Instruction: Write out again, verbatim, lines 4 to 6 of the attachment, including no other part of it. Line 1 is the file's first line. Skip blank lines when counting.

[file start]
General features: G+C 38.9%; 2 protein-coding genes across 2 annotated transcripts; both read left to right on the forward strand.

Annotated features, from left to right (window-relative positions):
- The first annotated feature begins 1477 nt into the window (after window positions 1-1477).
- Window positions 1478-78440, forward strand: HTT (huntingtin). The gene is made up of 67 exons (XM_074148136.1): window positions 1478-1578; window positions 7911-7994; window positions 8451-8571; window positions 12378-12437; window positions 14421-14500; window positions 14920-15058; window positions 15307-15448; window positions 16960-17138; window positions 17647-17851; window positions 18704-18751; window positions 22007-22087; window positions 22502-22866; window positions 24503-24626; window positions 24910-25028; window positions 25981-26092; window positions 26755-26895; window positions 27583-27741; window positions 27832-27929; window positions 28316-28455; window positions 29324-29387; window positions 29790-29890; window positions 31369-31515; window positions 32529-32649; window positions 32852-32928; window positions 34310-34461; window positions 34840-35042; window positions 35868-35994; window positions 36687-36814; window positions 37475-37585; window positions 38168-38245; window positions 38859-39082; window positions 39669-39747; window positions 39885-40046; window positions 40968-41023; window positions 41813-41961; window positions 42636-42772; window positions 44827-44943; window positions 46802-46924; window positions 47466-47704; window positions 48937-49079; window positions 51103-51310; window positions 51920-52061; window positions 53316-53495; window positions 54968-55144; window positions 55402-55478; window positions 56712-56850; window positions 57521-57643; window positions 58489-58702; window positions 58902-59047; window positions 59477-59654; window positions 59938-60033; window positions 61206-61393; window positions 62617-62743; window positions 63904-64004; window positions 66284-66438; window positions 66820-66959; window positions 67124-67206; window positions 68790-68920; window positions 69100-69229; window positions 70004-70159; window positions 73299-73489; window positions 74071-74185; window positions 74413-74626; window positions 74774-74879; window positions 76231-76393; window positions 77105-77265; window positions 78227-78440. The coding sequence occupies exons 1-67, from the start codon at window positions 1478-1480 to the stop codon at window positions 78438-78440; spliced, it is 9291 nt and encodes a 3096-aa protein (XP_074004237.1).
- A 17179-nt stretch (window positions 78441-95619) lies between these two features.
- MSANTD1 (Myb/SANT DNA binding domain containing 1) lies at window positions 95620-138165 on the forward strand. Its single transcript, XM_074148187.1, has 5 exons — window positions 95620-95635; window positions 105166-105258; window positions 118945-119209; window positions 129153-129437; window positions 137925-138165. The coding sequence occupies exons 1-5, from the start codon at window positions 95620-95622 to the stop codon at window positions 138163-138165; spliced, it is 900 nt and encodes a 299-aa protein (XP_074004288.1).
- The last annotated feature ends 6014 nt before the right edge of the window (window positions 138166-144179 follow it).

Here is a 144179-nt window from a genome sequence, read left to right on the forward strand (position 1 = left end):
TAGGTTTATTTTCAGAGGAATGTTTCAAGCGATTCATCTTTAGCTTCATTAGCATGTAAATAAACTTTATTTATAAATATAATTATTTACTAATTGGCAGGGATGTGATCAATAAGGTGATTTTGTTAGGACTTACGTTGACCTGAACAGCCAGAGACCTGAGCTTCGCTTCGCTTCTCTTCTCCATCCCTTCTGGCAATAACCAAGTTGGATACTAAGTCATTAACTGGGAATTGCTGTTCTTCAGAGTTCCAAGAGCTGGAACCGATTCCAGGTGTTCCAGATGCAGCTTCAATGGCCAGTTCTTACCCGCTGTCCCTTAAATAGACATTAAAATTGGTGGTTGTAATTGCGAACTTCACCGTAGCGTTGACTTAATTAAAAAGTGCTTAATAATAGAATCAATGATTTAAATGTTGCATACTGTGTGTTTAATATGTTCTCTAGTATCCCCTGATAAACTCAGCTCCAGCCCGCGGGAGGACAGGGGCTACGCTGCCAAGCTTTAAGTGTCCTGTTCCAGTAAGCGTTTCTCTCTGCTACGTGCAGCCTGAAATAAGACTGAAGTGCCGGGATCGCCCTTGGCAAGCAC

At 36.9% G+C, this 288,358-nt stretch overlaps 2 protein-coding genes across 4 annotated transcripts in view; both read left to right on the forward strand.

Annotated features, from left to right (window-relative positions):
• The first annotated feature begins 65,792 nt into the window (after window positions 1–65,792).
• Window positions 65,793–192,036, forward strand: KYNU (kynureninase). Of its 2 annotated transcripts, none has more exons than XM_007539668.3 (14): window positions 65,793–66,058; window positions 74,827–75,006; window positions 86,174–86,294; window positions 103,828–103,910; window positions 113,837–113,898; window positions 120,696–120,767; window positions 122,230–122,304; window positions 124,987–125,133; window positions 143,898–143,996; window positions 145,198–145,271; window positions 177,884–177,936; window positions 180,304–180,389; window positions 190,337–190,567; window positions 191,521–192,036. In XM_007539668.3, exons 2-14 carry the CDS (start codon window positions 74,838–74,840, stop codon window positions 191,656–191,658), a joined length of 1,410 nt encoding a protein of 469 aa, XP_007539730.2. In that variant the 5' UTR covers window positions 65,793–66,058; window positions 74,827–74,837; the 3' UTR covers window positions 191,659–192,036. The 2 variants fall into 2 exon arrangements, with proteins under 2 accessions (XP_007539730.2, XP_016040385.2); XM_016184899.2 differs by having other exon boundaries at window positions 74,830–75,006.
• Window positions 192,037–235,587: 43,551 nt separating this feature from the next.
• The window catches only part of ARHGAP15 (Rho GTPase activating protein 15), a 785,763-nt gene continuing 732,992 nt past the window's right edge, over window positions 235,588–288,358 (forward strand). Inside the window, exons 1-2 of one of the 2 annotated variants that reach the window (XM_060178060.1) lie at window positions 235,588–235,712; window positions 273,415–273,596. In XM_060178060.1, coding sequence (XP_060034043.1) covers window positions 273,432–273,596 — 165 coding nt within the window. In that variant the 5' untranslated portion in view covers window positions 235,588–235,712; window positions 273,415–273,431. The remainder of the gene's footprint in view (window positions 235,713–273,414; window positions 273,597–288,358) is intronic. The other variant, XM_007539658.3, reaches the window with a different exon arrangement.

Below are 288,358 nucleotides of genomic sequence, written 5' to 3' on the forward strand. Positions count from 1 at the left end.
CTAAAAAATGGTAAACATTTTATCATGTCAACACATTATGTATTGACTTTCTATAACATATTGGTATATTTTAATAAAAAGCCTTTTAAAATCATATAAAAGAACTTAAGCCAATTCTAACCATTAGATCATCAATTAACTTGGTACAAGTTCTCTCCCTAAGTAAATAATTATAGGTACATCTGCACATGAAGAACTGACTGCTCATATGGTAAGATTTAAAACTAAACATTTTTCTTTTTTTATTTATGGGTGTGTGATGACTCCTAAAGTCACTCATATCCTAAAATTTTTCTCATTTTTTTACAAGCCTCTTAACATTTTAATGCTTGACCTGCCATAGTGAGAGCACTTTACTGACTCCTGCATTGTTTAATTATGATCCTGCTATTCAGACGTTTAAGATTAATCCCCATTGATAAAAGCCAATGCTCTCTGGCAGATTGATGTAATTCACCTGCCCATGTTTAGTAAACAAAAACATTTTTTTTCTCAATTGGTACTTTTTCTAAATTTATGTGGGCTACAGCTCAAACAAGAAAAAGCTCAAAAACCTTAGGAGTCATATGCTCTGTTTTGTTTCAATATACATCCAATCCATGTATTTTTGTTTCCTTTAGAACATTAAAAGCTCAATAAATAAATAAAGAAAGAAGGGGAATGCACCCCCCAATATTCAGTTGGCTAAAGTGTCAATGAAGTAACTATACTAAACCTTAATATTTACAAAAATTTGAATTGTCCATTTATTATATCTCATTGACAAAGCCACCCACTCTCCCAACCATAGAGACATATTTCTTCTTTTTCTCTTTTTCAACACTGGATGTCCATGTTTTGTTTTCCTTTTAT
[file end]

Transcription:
- Window positions 1478-78440, forward strand: HTT (huntingtin). The gene is made up of 67 exons (XM_074148136.1): window positions 1478-1578; window positions 7911-7994; window positions 8451-8571; window positions 12378-12437; window positions 14421-14500; window positions 14920-15058; window positions 15307-15448; window positions 16960-17138; window positions 17647-17851; window positions 18704-18751; window positions 22007-22087; window positions 22502-22866; window positions 24503-24626; window positions 24910-25028; window positions 25981-26092; window positions 26755-26895; window positions 27583-27741; window positions 27832-27929; window positions 28316-28455; window positions 29324-29387; window positions 29790-29890; window positions 31369-31515; window positions 32529-32649; window positions 32852-32928; window positions 34310-34461; window positions 34840-35042; window positions 35868-35994; window positions 36687-36814; window positions 37475-37585; window positions 38168-38245; window positions 38859-39082; window positions 39669-39747; window positions 39885-40046; window positions 40968-41023; window positions 41813-41961; window positions 42636-42772; window positions 44827-44943; window positions 46802-46924; window positions 47466-47704; window positions 48937-49079; window positions 51103-51310; window positions 51920-52061; window positions 53316-53495; window positions 54968-55144; window positions 55402-55478; window positions 56712-56850; window positions 57521-57643; window positions 58489-58702; window positions 58902-59047; window positions 59477-59654; window positions 59938-60033; window positions 61206-61393; window positions 62617-62743; window positions 63904-64004; window positions 66284-66438; window positions 66820-66959; window positions 67124-67206; window positions 68790-68920; window positions 69100-69229; window positions 70004-70159; window positions 73299-73489; window positions 74071-74185; window positions 74413-74626; window positions 74774-74879; window positions 76231-76393; window positions 77105-77265; window positions 78227-78440. The coding sequence occupies exons 1-67, from the start codon at window positions 1478-1480 to the stop codon at window positions 78438-78440; spliced, it is 9291 nt and encodes a 3096-aa protein (XP_074004237.1).
- A 17179-nt stretch (window positions 78441-95619) lies between these two features.
- MSANTD1 (Myb/SANT DNA binding domain containing 1) lies at window positions 95620-138165 on the forward strand. Its single transcript, XM_074148187.1, has 5 exons — window positions 95620-95635; window positions 105166-105258; window positions 118945-119209; window positions 129153-129437; window positions 137925-138165. The coding sequence occupies exons 1-5, from the start codon at window positions 95620-95622 to the stop codon at window positions 138163-138165; spliced, it is 900 nt and encodes a 299-aa protein (XP_074004288.1).